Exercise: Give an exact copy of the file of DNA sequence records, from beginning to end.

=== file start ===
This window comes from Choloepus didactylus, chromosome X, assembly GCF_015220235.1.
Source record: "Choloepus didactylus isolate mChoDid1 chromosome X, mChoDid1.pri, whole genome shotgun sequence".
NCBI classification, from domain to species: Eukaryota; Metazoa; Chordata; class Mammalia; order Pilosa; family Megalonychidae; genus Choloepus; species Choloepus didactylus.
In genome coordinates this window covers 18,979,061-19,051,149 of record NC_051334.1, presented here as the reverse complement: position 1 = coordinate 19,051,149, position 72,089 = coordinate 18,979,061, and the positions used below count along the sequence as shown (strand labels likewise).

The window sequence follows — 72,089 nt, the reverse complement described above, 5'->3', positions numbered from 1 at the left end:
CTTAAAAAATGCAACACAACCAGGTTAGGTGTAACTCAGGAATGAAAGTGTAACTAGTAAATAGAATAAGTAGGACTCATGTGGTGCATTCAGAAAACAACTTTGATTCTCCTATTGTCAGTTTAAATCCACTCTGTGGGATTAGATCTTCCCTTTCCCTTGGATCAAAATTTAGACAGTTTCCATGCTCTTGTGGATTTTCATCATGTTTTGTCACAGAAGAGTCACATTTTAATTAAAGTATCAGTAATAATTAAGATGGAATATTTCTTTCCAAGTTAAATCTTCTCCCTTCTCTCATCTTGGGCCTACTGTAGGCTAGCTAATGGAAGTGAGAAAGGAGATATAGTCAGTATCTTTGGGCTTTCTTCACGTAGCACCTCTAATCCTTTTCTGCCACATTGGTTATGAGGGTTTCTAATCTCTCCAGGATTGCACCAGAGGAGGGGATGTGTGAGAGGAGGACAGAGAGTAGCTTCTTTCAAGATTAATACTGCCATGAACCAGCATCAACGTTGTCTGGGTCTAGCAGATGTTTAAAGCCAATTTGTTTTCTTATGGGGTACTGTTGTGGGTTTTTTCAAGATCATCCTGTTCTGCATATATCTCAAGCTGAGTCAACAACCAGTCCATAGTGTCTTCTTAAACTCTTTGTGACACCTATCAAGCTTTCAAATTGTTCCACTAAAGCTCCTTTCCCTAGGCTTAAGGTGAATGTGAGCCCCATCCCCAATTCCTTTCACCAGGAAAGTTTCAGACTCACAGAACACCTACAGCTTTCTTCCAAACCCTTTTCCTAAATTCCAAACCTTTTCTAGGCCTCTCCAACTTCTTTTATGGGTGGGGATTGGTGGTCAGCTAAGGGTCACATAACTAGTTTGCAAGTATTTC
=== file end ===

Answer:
This window comes from Choloepus didactylus, chromosome X, assembly GCF_015220235.1.
Source record: "Choloepus didactylus isolate mChoDid1 chromosome X, mChoDid1.pri, whole genome shotgun sequence".
NCBI classification, from domain to species: Eukaryota; Metazoa; Chordata; class Mammalia; order Pilosa; family Megalonychidae; genus Choloepus; species Choloepus didactylus.
In genome coordinates this window covers 18,979,061-19,051,149 of record NC_051334.1, presented here as the reverse complement: position 1 = coordinate 19,051,149, position 72,089 = coordinate 18,979,061, and the positions used below count along the sequence as shown (strand labels likewise).

The window sequence follows — 72,089 nt, the reverse complement described above, 5'->3', positions numbered from 1 at the left end:
CTTAAAAAATGCAACACAACCAGGTTAGGTGTAACTCAGGAATGAAAGTGTAACTAGTAAATAGAATAAGTAGGACTCATGTGGTGCATTCAGAAAACAACTTTGATTCTCCTATTGTCAGTTTAAATCCACTCTGTGGGATTAGATCTTCCCTTTCCCTTGGATCAAAATTTAGACAGTTTCCATGCTCTTGTGGATTTTCATCATGTTTTGTCACAGAAGAGTCACATTTTAATTAAAGTATCAGTAATAATTAAGATGGAATATTTCTTTCCAAGTTAAATCTTCTCCCTTCTCTCATCTTGGGCCTACTGTAGGCTAGCTAATGGAAGTGAGAAAGGAGATATAGTCAGTATCTTTGGGCTTTCTTCACGTAGCACCTCTAATCCTTTTCTGCCACATTGGTTATGAGGGTTTCTAATCTCTCCAGGATTGCACCAGAGGAGGGGATGTGTGAGAGGAGGACAGAGAGTAGCTTCTTTCAAGATTAATACTGCCATGAACCAGCATCAACGTTGTCTGGGTCTAGCAGATGTTTAAAGCCAATTTGTTTTCTTATGGGGTACTGTTGTGGGTTTTTTCAAGATCATCCTGTTCTGCATATATCTCAAGCTGAGTCAACAACCAGTCCATAGTGTCTTCTTAAACTCTTTGTGACACCTATCAAGCTTTCAAATTGTTCCACTAAAGCTCCTTTCCCTAGGCTTAAGGTGAATGTGAGCCCCATCCCCAATTCCTTTCACCAGGAAAGTTTCAGACTCACAGAACACCTACAGCTTTCTTCCAAACCCTTTTCCTAAATTCCAAACCTTTTCTAGGCCTCTCCAACTTCTTTTATGGGTGGGGATTGGTGGTCAGCTAAGGGTCACATAACTAGTTTGCAAGTATTTC